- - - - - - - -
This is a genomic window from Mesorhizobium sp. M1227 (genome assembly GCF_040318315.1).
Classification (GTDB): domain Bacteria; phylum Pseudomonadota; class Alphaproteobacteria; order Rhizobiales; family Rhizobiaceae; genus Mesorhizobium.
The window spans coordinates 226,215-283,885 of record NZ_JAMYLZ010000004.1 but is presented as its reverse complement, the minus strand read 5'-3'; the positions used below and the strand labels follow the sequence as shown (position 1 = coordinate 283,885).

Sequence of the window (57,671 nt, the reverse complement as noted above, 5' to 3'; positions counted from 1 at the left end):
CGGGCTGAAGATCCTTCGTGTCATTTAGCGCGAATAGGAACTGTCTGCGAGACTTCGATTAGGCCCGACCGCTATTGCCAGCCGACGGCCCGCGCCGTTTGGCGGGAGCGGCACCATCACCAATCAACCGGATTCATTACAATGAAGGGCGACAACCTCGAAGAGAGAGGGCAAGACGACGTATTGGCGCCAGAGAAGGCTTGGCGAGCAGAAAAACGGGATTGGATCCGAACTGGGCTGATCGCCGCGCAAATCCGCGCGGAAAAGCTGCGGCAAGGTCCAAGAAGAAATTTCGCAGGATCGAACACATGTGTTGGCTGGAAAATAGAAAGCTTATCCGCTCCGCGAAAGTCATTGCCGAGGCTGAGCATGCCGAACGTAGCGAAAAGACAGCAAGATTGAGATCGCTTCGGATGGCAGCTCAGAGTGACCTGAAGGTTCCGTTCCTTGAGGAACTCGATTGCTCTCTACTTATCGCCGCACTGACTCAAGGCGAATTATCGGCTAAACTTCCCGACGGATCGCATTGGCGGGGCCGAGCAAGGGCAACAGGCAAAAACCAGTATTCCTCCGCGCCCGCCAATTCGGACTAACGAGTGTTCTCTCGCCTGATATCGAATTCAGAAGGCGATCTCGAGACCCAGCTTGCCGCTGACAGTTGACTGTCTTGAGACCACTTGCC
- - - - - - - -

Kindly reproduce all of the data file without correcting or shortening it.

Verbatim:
This is a genomic window from Mesorhizobium sp. M1227 (genome assembly GCF_040318315.1).
Classification (GTDB): domain Bacteria; phylum Pseudomonadota; class Alphaproteobacteria; order Rhizobiales; family Rhizobiaceae; genus Mesorhizobium.
The window spans coordinates 226,215-283,885 of record NZ_JAMYLZ010000004.1 but is presented as its reverse complement, the minus strand read 5'-3'; the positions used below and the strand labels follow the sequence as shown (position 1 = coordinate 283,885).

Sequence of the window (57,671 nt, the reverse complement as noted above, 5' to 3'; positions counted from 1 at the left end):
CGGGCTGAAGATCCTTCGTGTCATTTAGCGCGAATAGGAACTGTCTGCGAGACTTCGATTAGGCCCGACCGCTATTGCCAGCCGACGGCCCGCGCCGTTTGGCGGGAGCGGCACCATCACCAATCAACCGGATTCATTACAATGAAGGGCGACAACCTCGAAGAGAGAGGGCAAGACGACGTATTGGCGCCAGAGAAGGCTTGGCGAGCAGAAAAACGGGATTGGATCCGAACTGGGCTGATCGCCGCGCAAATCCGCGCGGAAAAGCTGCGGCAAGGTCCAAGAAGAAATTTCGCAGGATCGAACACATGTGTTGGCTGGAAAATAGAAAGCTTATCCGCTCCGCGAAAGTCATTGCCGAGGCTGAGCATGCCGAACGTAGCGAAAAGACAGCAAGATTGAGATCGCTTCGGATGGCAGCTCAGAGTGACCTGAAGGTTCCGTTCCTTGAGGAACTCGATTGCTCTCTACTTATCGCCGCACTGACTCAAGGCGAATTATCGGCTAAACTTCCCGACGGATCGCATTGGCGGGGCCGAGCAAGGGCAACAGGCAAAAACCAGTATTCCTCCGCGCCCGCCAATTCGGACTAACGAGTGTTCTCTCGCCTGATATCGAATTCAGAAGGCGATCTCGAGACCCAGCTTGCCGCTGACAGTTGACTGTCTTGAGACCACTTGCC